As a result, “authentein” will have something to do with Paul’s maintenance of Adam being created first and his affirmation that Eve was the one who was deceived. In your book, it is stated that Eve’s mistake was by responding to the serpent. But does God punish Eve for responding to the serpent, or for her sin (read Genesis 3:16)? Eve is punished for her sin, not because she “took authority” from her husband by responding to the serpent. Finally, your book also states that the serpent violated the principle of male leadership when he went to Eve– but the serpent isn’t punished for this, either in Genesis 3. He is punished for deceiving Eve.

In light of reading Genesis for what it is, there seems to be no principle of male headship violated by Eve. In the context of Ephesus, however, it seems that the women are claiming that Eve came before Adam– otherwise, why would Paul write “the woman” was deceived, and not “Eve was deceived”?

Last but not least, what do we do with the references of “authentein” in the Apocryphal books such as Wisdom of Solomon 12:6 and 3 Maccabees 2:29? In both cases, the word refers to either “murdering with one’s own hand” or “former status”. You rule out the possibility in your book of the word “authentein” being translated as “to be primarily responsible for,” but, if you place this definition within the context of Genesis (the passage Paul references in his response in 1 Tim. 2), you will see that Adam is primarily responsible for the Fall, as God states to him, “cursed is the ground becauase of you…” (Gen. 3:17, ESV). It seems then, that, Paul is telling women not to teach that the woman is the origin (or lord) of man, since “Adam was first formed, then Eve…” Adam was responsible for creation’s fall.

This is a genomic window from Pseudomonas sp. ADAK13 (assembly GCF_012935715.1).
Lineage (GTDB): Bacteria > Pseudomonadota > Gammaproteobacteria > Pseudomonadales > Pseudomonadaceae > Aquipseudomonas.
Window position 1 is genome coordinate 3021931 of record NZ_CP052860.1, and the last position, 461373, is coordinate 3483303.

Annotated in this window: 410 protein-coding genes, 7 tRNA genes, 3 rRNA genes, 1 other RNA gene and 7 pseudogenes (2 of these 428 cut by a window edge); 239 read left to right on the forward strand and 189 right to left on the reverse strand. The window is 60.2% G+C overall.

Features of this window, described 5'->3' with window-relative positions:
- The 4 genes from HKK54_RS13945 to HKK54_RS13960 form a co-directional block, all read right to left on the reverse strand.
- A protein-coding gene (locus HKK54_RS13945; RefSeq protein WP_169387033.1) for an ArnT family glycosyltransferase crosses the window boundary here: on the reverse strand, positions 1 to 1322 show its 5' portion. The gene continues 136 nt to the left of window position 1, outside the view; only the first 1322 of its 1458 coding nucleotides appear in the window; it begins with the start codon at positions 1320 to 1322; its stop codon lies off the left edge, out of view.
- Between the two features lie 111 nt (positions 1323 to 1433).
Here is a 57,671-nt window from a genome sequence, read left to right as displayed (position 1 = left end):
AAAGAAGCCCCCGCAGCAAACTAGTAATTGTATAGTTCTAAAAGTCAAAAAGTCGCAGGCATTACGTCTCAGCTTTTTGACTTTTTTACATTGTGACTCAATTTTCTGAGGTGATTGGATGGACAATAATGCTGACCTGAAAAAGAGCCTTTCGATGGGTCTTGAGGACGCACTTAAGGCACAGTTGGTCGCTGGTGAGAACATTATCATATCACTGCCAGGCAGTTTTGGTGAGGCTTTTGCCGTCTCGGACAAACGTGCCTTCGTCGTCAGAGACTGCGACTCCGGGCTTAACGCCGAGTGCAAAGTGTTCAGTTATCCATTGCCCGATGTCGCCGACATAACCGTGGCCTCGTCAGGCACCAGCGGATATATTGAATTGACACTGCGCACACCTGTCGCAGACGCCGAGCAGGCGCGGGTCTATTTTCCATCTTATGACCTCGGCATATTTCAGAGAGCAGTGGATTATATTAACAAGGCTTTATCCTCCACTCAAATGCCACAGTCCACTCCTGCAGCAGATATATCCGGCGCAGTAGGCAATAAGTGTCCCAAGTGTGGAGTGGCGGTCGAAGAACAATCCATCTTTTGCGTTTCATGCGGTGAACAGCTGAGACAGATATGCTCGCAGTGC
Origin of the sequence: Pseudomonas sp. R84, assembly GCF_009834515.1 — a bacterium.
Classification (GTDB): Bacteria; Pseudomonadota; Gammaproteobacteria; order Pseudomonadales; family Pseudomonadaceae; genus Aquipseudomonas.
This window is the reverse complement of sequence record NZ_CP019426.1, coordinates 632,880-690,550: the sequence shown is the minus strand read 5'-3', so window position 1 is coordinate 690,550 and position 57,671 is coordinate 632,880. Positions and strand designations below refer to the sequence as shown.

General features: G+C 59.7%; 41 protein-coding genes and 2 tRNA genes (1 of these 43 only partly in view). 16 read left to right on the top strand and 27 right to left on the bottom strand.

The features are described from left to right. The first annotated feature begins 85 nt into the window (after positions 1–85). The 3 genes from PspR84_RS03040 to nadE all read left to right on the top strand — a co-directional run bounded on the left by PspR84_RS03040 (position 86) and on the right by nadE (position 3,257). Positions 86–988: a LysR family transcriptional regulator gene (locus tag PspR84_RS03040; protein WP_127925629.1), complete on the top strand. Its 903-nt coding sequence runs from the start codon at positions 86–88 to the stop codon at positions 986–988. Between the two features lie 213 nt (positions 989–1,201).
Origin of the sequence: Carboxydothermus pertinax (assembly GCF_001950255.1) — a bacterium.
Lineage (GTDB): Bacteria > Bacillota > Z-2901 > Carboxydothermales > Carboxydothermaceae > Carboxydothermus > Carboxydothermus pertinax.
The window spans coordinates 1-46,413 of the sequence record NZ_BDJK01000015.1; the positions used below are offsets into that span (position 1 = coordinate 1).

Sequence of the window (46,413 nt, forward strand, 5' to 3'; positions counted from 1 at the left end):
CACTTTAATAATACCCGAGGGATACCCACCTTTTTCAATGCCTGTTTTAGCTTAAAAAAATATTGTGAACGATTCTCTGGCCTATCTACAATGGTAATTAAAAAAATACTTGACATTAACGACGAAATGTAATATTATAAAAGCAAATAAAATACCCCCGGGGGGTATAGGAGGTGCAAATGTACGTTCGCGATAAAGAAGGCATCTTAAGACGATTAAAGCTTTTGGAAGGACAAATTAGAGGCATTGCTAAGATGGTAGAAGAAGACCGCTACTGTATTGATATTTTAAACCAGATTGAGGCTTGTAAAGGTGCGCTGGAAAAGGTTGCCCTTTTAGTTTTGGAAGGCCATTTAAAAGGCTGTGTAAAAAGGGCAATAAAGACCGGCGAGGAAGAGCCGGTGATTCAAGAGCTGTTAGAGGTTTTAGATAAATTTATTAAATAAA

I think the evangelical community has also missed the earlier portions of 1 Timothy 2. Verse 5 states, “For there is one God, and there is one mediator between God and men, the man Christ Jesus.” It is here and only here in the canon of Scripture that Christ is referenced as “the man, Christ Jesus.” This in itself is telling as to what the problem at Ephesus is here. If Paul is having to state “the man, Christ Jesus” and argue that “the woman” was deceived, then surely, endless genealogies are responsible for this false teaching.